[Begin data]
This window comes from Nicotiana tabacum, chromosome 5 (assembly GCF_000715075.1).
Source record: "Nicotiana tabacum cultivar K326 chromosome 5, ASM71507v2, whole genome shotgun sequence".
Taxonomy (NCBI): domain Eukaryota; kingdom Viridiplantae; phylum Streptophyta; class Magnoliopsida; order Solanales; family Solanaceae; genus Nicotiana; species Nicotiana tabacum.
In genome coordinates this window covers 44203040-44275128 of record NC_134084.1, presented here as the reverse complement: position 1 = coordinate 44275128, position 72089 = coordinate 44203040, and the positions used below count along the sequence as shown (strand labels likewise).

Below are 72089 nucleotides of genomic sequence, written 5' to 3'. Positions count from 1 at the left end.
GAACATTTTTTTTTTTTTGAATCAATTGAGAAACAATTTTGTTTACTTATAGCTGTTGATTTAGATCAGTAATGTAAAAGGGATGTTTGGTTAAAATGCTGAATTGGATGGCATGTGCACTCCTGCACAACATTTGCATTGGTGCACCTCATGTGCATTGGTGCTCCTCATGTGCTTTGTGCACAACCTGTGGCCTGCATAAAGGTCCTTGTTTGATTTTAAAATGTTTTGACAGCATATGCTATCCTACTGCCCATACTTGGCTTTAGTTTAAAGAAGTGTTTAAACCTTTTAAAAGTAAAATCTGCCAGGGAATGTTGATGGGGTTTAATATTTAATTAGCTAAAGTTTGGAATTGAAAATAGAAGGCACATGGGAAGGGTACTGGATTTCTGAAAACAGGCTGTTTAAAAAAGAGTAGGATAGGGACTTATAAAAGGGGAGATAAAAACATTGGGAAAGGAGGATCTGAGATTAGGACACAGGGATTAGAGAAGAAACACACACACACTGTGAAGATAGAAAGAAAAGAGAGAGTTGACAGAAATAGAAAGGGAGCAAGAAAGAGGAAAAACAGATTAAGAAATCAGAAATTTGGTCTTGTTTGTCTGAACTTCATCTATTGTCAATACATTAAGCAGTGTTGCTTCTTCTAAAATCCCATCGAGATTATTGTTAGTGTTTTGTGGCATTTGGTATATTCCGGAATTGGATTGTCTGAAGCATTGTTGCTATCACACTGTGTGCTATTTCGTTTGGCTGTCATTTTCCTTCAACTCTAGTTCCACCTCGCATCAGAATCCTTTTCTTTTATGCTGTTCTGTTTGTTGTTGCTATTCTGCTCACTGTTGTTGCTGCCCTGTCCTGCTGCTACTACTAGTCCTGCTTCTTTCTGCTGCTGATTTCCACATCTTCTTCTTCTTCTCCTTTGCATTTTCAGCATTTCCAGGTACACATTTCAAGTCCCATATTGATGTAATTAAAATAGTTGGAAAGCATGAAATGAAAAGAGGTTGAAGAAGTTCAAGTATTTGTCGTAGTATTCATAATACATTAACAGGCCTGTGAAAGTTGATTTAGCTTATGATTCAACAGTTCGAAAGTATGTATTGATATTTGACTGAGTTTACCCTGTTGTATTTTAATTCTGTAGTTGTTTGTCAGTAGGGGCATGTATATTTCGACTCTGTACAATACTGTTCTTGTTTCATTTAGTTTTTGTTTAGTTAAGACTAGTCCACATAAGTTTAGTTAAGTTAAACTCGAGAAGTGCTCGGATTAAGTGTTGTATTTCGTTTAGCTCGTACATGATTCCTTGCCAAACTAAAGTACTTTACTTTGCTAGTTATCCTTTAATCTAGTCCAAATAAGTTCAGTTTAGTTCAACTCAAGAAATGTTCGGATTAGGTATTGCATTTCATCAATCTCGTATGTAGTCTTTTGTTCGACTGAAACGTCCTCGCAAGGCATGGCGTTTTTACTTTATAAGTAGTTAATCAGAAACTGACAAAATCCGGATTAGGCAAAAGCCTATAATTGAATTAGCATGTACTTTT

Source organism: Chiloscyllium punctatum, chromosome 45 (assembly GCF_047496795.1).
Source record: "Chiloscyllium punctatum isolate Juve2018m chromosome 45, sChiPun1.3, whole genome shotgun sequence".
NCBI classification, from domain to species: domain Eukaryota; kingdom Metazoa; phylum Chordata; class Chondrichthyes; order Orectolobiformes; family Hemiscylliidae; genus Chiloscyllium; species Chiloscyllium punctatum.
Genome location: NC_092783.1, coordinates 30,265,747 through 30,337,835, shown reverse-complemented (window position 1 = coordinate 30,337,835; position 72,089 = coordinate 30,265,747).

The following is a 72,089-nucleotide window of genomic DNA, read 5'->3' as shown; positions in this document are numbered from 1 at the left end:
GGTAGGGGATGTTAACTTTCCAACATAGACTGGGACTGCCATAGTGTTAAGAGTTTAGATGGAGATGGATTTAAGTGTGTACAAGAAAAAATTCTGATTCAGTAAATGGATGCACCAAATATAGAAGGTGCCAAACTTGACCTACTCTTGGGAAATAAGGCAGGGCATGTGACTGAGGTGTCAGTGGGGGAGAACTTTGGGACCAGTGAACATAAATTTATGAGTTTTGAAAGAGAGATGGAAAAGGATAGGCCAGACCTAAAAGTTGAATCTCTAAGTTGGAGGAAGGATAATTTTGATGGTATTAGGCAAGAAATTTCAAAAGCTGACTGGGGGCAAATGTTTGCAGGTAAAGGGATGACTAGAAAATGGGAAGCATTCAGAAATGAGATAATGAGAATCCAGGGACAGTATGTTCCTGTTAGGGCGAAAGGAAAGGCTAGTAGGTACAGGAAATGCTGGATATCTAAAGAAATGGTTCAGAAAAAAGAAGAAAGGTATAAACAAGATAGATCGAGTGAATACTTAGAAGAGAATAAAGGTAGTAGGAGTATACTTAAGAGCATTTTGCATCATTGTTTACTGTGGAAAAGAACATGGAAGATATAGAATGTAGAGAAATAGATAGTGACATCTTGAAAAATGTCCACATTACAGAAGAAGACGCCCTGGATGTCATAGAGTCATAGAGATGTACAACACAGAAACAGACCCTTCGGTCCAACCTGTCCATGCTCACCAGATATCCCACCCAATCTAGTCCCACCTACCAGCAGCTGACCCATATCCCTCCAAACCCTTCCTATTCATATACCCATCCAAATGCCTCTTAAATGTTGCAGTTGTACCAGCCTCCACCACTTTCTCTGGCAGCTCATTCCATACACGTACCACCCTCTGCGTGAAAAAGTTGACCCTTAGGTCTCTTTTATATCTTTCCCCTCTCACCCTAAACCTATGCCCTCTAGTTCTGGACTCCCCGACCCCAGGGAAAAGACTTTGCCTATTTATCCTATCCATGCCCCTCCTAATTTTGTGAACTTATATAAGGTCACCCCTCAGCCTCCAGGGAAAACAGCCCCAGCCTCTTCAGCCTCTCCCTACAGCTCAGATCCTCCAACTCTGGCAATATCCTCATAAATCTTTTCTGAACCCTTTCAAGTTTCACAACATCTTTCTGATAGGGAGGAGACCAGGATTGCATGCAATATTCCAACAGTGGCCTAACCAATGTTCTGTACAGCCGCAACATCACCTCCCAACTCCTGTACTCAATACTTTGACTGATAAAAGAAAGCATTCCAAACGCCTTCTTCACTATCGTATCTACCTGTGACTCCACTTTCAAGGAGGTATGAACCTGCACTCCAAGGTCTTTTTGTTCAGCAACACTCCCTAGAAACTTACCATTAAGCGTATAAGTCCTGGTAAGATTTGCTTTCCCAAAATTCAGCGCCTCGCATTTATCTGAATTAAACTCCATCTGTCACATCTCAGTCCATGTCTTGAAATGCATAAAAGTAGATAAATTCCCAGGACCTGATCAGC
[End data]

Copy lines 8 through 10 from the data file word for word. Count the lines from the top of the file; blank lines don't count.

Source record: "Chiloscyllium punctatum isolate Juve2018m chromosome 45, sChiPun1.3, whole genome shotgun sequence".
NCBI classification, from domain to species: domain Eukaryota; kingdom Metazoa; phylum Chordata; class Chondrichthyes; order Orectolobiformes; family Hemiscylliidae; genus Chiloscyllium; species Chiloscyllium punctatum.
Genome location: NC_092783.1, coordinates 30,265,747 through 30,337,835, shown reverse-complemented (window position 1 = coordinate 30,337,835; position 72,089 = coordinate 30,265,747).